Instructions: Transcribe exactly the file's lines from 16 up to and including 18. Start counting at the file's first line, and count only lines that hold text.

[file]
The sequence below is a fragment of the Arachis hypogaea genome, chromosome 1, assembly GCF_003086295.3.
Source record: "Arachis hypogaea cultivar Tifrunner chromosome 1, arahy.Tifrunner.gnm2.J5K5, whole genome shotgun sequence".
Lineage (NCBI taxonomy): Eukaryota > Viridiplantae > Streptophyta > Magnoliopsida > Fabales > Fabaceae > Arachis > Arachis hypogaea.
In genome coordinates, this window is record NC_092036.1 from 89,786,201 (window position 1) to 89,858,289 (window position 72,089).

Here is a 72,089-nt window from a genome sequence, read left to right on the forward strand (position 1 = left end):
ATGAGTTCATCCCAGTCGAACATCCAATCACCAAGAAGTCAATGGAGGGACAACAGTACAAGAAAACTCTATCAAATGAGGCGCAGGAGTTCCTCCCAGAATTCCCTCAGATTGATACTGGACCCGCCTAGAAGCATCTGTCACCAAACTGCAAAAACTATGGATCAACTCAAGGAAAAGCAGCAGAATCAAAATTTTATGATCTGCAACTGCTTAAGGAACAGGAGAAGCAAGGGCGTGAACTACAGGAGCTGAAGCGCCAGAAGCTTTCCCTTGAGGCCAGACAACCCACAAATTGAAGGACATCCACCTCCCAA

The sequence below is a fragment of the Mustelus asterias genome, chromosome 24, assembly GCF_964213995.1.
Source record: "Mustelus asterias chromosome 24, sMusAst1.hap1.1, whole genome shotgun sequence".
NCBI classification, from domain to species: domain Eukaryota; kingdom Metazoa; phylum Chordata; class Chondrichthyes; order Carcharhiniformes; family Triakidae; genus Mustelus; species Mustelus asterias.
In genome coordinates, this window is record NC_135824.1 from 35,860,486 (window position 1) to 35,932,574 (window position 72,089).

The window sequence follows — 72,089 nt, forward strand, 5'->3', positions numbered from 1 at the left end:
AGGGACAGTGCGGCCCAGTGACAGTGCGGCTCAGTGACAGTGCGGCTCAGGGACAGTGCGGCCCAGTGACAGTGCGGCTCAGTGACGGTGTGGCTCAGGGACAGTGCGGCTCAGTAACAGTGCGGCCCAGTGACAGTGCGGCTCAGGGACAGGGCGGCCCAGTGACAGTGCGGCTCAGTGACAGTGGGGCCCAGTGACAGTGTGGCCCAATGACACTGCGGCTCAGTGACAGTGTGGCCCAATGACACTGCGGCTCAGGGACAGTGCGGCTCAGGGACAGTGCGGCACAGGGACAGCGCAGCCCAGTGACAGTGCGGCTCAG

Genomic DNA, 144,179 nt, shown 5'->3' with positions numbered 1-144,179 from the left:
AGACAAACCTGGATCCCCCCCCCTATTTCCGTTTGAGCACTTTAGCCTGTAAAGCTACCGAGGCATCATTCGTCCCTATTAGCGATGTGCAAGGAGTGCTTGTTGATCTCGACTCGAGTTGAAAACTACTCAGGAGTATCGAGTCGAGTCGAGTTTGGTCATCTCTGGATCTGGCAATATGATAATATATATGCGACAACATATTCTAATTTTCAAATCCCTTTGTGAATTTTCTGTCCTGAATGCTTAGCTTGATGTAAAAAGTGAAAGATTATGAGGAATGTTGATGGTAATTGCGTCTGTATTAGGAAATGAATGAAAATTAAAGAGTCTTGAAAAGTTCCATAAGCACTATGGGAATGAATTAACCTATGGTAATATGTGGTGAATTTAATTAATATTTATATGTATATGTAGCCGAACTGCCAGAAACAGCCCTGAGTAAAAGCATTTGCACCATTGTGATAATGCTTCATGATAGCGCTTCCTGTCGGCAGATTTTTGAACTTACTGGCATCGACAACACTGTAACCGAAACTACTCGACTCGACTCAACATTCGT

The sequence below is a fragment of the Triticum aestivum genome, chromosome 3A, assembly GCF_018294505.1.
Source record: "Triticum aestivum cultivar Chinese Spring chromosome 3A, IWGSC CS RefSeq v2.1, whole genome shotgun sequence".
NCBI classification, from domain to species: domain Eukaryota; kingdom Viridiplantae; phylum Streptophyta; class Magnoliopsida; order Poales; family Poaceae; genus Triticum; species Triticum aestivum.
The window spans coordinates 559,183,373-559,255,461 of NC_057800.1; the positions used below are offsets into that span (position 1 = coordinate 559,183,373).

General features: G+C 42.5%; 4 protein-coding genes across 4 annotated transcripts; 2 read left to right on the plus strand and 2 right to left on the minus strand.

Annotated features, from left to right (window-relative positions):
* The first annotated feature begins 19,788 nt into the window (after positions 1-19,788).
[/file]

Source record: "Triticum aestivum cultivar Chinese Spring chromosome 3A, IWGSC CS RefSeq v2.1, whole genome shotgun sequence".
NCBI classification, from domain to species: domain Eukaryota; kingdom Viridiplantae; phylum Streptophyta; class Magnoliopsida; order Poales; family Poaceae; genus Triticum; species Triticum aestivum.
The window spans coordinates 559,183,373-559,255,461 of NC_057800.1; the positions used below are offsets into that span (position 1 = coordinate 559,183,373).